Anchorage in orthodontics is defined as
resistance to unwanted tooth movement.
The nature and degree of resistance to
displacement offered by an anatomic unit
when used for the purpose of affecting tooth
The dentist or orthodontist always constructs an
appliance to produce certain desired tooth movements.
For every (desired) action there is an equal and
opposite reaction. Inevitably, reaction forces can
move other teeth as well if the appliance contacts
Anchorage, then, is the resistance to reaction forces
that is provided (usually) by other teeth , or (sometimes)
by the palate , head or neck (via extraoral force), or
implants in bone .
Classification of anchorageClassification of anchorage1- Depending on manner of force application:
Simple anchorage : anchor tooth will
be tipped if it can not overcome the
Stationary anchorage : anchor tooth
would be moved bodily if it can not
overcome the resisting force.
Reciprocal anchorage : It involves
pitting of two teeth or two groups of
teeth of equal anchorage value
against each other to produce
reciprocal tooth movement .• Eg:
closing of diastemas: two central
incisors are pitted against each other.
2- Depending on jaws involved:a. Intermaxillary anchorage
b. Intramaxillary anchorage
Intra-maxillary Anchorage : is obtained from
teeth in one jaw to move other teeth in same
Inter-maxillary Anchorage : is obtained from
teeth in one jaw to move other teeth in opposite
jaw. E.g. class II elastic traction between upper
anteriors to lower molar as well as classIII
elastic traction between lower anteriors and
3- Depending on site of anchorage:a. Intra oral
b. Extra oral
1. Intra oral : Anchorage established within themouth. (teeth, palate, alveolar bone and basal bone)
Factors affecting anchorage:
a. Number and Size of roots (multirooted > single
b. Shape (triangular shaped root > conical or ovoid
root larger surface area > smaller surface area)
c. Length of each root (longer rooted > shorter
d. Inclination of tooth: A greater resistance todisplacement is offered when the force exerted
to move teeth is opposite to that of their axial
e. Ankylosed teeth: such teeth are directly fixed
to the alveolar bone and lack periodontal
ligaments. Orthodontic tooth movement of such
teeth is not possible and therefore they are
2. Extra oral : Anchorageobtained outside the oral cavity.
FROM OCCPITAL OR
PARIETAL BONE .EG:-
HEAD GEAR TO RESTRICT
FROM CERVICAL OR NECK
HEAD GEAR .
3)FACIAL BONES:- FACEMASK USED TO
FOR HEAD AND CHIN
Extra oral forces to augment anchorageAdvantage
The anchorage unit is far away from the actual site
where the movement is taking place, so less
chances of any change in the anchorage units
Lack of patient’s co- operation
Anchorage assembly is bulky & externally visible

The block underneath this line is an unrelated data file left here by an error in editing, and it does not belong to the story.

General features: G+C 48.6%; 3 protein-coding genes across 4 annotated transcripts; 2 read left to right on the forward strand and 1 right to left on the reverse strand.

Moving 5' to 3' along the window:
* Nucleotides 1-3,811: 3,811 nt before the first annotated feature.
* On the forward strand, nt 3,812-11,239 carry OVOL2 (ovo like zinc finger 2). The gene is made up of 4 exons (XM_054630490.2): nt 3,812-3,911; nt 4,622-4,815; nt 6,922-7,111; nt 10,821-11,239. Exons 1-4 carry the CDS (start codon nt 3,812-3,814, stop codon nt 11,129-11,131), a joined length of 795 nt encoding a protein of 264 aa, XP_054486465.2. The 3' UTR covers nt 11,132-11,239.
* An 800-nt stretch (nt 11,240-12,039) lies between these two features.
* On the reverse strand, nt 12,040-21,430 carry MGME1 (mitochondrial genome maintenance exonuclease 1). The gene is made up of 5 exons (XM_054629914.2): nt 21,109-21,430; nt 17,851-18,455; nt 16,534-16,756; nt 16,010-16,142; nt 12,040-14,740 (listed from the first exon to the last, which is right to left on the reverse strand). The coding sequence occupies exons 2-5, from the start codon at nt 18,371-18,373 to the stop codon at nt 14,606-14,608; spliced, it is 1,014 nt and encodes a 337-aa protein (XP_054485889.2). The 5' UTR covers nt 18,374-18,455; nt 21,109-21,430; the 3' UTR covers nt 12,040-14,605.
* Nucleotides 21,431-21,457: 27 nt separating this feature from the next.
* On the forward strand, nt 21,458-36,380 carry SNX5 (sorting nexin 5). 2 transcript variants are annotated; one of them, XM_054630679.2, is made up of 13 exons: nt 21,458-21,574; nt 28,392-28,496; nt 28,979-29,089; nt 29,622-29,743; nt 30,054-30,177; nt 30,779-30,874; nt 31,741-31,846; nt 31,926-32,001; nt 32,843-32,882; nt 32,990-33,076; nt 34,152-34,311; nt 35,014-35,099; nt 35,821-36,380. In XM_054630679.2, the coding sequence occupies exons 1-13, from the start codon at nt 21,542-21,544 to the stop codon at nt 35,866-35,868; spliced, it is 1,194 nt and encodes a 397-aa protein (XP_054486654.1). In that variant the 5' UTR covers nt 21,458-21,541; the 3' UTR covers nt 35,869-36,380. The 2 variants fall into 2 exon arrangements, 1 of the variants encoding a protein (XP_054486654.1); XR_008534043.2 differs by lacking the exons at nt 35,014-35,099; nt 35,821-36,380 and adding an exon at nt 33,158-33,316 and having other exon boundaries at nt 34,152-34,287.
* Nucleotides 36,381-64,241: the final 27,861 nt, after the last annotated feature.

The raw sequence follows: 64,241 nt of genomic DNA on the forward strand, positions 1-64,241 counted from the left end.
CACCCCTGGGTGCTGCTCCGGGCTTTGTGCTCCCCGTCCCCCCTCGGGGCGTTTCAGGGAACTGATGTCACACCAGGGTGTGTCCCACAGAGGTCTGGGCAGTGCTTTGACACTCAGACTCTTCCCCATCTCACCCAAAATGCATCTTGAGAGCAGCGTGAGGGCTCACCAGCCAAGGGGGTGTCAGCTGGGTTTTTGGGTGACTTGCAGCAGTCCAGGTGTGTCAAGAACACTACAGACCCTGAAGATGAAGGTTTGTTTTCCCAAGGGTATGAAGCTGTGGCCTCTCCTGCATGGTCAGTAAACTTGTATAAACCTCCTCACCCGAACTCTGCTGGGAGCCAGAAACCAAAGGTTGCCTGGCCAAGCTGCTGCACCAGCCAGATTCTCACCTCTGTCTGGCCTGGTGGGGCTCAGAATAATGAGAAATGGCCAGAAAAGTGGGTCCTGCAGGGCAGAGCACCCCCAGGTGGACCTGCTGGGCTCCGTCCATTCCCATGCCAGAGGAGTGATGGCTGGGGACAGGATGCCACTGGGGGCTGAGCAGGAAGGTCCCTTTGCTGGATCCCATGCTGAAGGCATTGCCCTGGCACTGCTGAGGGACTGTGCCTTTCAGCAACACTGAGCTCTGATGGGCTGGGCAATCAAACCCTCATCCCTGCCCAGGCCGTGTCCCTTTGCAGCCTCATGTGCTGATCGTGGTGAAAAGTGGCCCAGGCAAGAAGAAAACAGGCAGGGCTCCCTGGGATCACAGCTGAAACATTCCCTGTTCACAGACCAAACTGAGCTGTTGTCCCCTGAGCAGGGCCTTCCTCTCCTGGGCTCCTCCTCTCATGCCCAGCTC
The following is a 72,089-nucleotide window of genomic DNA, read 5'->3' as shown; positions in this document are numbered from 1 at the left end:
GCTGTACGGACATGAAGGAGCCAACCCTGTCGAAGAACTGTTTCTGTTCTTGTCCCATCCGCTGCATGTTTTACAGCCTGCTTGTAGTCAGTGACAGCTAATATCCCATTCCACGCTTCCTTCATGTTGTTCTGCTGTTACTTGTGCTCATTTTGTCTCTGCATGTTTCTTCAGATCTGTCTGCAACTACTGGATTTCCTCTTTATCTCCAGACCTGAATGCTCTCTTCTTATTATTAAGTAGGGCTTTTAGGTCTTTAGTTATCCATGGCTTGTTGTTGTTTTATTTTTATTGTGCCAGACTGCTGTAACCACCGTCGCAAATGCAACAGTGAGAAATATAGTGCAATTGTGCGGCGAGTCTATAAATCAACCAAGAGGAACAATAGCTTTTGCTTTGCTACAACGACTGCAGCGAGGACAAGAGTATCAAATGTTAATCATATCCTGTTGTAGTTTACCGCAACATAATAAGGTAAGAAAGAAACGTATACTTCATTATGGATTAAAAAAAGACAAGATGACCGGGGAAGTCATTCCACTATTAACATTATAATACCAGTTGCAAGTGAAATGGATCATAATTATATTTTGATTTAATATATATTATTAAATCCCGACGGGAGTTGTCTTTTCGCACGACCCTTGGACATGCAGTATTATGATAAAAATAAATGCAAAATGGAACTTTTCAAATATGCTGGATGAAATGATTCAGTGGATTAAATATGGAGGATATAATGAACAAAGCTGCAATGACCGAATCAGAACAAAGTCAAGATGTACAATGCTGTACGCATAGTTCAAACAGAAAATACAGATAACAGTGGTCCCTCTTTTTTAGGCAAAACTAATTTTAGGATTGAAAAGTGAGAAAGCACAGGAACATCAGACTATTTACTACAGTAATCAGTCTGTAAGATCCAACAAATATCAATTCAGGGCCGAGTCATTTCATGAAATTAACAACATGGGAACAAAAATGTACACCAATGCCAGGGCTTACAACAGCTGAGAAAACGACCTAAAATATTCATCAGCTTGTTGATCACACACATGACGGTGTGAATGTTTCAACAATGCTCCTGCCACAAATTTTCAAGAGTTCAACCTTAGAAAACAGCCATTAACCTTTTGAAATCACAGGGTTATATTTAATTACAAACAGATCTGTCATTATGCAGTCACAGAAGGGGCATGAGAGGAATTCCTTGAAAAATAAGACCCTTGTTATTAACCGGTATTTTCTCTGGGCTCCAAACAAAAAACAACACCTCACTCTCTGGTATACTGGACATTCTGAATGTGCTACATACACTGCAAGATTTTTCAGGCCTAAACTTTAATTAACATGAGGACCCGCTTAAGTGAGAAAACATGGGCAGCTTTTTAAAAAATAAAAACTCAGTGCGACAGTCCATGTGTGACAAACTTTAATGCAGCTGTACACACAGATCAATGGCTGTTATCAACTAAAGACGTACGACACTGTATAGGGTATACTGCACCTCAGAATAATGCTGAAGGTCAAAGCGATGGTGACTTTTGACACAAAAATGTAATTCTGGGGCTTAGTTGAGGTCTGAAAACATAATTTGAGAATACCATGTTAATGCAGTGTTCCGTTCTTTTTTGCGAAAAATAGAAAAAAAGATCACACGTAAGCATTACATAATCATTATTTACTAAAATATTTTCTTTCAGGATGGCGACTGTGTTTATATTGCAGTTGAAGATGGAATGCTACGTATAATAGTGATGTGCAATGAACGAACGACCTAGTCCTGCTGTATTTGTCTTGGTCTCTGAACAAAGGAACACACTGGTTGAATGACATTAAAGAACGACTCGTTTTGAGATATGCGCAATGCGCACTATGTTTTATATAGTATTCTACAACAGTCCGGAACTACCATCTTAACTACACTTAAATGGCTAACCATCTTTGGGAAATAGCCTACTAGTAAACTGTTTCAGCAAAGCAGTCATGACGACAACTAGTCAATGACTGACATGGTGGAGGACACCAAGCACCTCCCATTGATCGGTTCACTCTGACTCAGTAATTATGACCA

Decrease in the number of hours for which the
anchorage assembly is worn, so affects quality of
3. Muscular Anchorage :
Anchorage derived from
action of muscles. Peri oral
musculature is not so
strong but also resilient.
The forces generated by
the musculature sometimes
used to bring about tooth
movement. eg.Lip bumper
appliance (to distalize
mandibular 1st molars)
4- Depending on no. of anchor units:a- Single / primary
c- Multiple/ reinforced
Single anchorage : a tooth of
greater support in the alveolar
process is used to move a
tooth of lesser support. Eg.
Molar being used to retract a
Compound anchorage :
number of teeth of greater
support in the alveolar
process used to move teeth of
lesser support. Eg. Retracting
incisors using loop mechanics
Reinforced Anchorage :• It involves reinforcing theanchorage or resistance area either by adding more
resistance units or by the use of various adjuncts.
• A simple way of reinforcing anchorage is to band
the second molars.
• Various other ways include, the use of T.P.A.,
Nance holding arch, lower lingual arch.
• Tissue anchorage such as obtained by lip bumper
can be efficiently used to distalize molars.
Prepared anchorage pre sets the teeth into disto-
axial inclination, greatly increasing the irresistance
Cortical anchorage :The cortical bone is
more resistant to resorption than the medullary
bone. The cortical anchorage concept makes
use of this.
Rickett’s advocated torquing the roots of
buccal teeth outwards against the cortical plate
as a way to inhibit their mesial movement.
Torquing movements are limited by facial and
lingual cortical plates. If a root is persistently
forced against the cortical plate, tooth
movement is greatly slowed, root resorption is
likely and eventual penetration of cortical
bone may sometimes occur.
Its essential to assess the anchorage demand of
an individaual case so the appropraite treatment
modalities can be excuted. The anchorage
requirements depend on number of factors:
1- Number of teeth to be moved: the greater
number of teeth to be moved, the greater is the
demand on anchorage.
2- Type of teeth being move: the movement ofselender anterior teeth offers less strain on
anchorage than multirooted teeth
3- Type of tooth movement:
Bodily movement cause more strain on
Tipping movement cause less strain on
4- Duration of tooth movement: prolongedduration of treatment places undue strain on
Anchorage loss: is the unwanted movements of
According to anchorage loss that is permissible,
the anchorage demand of an extraction case can
be of three types:
1- maximum anchoageIn cases where the anchorage demand is very high , not
more than ¼ th of the extraction space should be lost
by forward movement of the anchor teeth. The
anchorage of these patients should be augmented to
avoid unwanted movement of the anchor teeth
2- moderate anchorageIn cases, the anchor teeth can be permitted to move
forward into ¼th to ½ of the extraction space .
3- minimum anchorage
In these cases, the anchorage demand is very low . More
than half the extraction space can be lost by the
anchor teeth moving mesially.